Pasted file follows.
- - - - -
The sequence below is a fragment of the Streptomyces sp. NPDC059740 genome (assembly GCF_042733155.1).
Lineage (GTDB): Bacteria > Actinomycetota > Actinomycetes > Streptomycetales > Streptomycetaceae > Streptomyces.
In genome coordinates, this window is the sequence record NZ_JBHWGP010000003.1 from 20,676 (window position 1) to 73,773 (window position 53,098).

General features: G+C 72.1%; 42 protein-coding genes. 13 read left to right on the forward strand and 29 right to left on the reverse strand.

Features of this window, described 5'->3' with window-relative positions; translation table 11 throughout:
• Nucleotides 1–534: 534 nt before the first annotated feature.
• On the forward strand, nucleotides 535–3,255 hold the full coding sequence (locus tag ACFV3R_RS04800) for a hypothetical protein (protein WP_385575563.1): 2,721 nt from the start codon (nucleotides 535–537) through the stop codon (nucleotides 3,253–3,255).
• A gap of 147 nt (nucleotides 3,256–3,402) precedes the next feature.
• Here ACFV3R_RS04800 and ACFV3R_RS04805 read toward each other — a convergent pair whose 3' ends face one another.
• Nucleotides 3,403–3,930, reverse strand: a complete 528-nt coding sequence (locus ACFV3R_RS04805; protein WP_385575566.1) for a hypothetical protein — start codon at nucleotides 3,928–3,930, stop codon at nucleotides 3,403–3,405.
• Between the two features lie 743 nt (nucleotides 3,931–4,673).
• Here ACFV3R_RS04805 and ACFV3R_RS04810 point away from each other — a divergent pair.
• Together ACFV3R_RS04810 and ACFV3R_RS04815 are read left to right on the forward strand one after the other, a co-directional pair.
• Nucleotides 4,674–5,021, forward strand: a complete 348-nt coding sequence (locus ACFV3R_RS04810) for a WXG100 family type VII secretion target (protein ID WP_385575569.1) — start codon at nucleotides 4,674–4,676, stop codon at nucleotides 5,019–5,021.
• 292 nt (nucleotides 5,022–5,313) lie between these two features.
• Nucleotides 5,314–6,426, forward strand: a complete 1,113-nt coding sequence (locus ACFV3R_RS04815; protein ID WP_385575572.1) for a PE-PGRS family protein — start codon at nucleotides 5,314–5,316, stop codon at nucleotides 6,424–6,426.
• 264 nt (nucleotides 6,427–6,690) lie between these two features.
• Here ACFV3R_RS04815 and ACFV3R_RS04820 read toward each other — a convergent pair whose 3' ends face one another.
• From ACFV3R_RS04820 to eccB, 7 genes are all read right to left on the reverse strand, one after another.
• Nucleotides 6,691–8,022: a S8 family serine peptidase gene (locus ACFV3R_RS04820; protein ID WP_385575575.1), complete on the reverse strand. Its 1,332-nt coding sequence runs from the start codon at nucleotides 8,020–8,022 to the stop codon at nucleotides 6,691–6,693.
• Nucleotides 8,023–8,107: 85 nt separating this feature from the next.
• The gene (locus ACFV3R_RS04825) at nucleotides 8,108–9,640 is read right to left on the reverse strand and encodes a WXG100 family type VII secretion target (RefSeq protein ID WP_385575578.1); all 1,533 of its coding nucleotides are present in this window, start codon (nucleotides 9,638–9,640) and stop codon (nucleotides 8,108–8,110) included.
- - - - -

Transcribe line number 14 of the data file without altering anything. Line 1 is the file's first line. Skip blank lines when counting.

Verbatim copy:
• Nucleotides 4,674–5,021, forward strand: a complete 348-nt coding sequence (locus ACFV3R_RS04810) for a WXG100 family type VII secretion target (protein ID WP_385575569.1) — start codon at nucleotides 4,674–4,676, stop codon at nucleotides 5,019–5,021.